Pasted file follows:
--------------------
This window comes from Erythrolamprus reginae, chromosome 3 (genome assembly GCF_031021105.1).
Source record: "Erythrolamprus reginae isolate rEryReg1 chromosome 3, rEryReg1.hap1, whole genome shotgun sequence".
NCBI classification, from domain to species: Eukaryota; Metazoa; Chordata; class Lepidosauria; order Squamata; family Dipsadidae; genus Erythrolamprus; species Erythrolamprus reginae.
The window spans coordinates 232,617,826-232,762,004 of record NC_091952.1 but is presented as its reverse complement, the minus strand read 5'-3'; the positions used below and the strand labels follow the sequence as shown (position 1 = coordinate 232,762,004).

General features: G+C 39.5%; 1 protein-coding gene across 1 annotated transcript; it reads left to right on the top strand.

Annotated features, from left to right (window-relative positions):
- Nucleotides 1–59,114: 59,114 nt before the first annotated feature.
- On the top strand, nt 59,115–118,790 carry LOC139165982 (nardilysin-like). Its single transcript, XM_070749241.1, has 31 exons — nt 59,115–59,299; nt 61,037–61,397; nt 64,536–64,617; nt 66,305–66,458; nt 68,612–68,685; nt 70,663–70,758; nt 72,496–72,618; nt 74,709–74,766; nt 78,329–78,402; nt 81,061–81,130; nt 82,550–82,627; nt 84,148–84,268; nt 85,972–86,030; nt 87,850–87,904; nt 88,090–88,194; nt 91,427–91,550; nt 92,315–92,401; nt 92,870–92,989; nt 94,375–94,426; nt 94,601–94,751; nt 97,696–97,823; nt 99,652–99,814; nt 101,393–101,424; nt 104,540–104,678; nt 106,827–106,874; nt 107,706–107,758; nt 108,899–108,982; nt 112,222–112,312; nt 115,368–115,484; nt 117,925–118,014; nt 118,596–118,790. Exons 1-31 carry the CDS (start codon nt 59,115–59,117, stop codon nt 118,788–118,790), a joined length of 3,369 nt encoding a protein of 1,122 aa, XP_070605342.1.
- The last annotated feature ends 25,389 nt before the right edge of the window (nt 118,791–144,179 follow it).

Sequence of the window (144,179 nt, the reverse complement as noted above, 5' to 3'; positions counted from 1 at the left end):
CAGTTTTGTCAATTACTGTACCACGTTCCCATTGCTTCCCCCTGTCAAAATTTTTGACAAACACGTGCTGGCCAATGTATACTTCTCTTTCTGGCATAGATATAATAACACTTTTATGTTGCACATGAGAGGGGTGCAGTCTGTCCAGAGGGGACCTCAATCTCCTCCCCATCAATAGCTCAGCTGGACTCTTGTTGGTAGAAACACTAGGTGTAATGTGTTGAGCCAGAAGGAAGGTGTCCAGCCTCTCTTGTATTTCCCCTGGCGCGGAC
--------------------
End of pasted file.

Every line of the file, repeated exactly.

This window comes from Erythrolamprus reginae, chromosome 3 (genome assembly GCF_031021105.1).
Source record: "Erythrolamprus reginae isolate rEryReg1 chromosome 3, rEryReg1.hap1, whole genome shotgun sequence".
NCBI classification, from domain to species: Eukaryota; Metazoa; Chordata; class Lepidosauria; order Squamata; family Dipsadidae; genus Erythrolamprus; species Erythrolamprus reginae.
The window spans coordinates 232,617,826-232,762,004 of record NC_091952.1 but is presented as its reverse complement, the minus strand read 5'-3'; the positions used below and the strand labels follow the sequence as shown (position 1 = coordinate 232,762,004).

General features: G+C 39.5%; 1 protein-coding gene across 1 annotated transcript; it reads left to right on the top strand.

Annotated features, from left to right (window-relative positions):
- Nucleotides 1–59,114: 59,114 nt before the first annotated feature.
- On the top strand, nt 59,115–118,790 carry LOC139165982 (nardilysin-like). Its single transcript, XM_070749241.1, has 31 exons — nt 59,115–59,299; nt 61,037–61,397; nt 64,536–64,617; nt 66,305–66,458; nt 68,612–68,685; nt 70,663–70,758; nt 72,496–72,618; nt 74,709–74,766; nt 78,329–78,402; nt 81,061–81,130; nt 82,550–82,627; nt 84,148–84,268; nt 85,972–86,030; nt 87,850–87,904; nt 88,090–88,194; nt 91,427–91,550; nt 92,315–92,401; nt 92,870–92,989; nt 94,375–94,426; nt 94,601–94,751; nt 97,696–97,823; nt 99,652–99,814; nt 101,393–101,424; nt 104,540–104,678; nt 106,827–106,874; nt 107,706–107,758; nt 108,899–108,982; nt 112,222–112,312; nt 115,368–115,484; nt 117,925–118,014; nt 118,596–118,790. Exons 1-31 carry the CDS (start codon nt 59,115–59,117, stop codon nt 118,788–118,790), a joined length of 3,369 nt encoding a protein of 1,122 aa, XP_070605342.1.
- The last annotated feature ends 25,389 nt before the right edge of the window (nt 118,791–144,179 follow it).

Sequence of the window (144,179 nt, the reverse complement as noted above, 5' to 3'; positions counted from 1 at the left end):
CAGTTTTGTCAATTACTGTACCACGTTCCCATTGCTTCCCCCTGTCAAAATTTTTGACAAACACGTGCTGGCCAATGTATACTTCTCTTTCTGGCATAGATATAATAACACTTTTATGTTGCACATGAGAGGGGTGCAGTCTGTCCAGAGGGGACCTCAATCTCCTCCCCATCAATAGCTCAGCTGGACTCTTGTTGGTAGAAACACTAGGTGTAATGTGTTGAGCCAGAAGGAAGGTGTCCAGCCTCTCTTGTATTTCCCCTGGCGCGGAC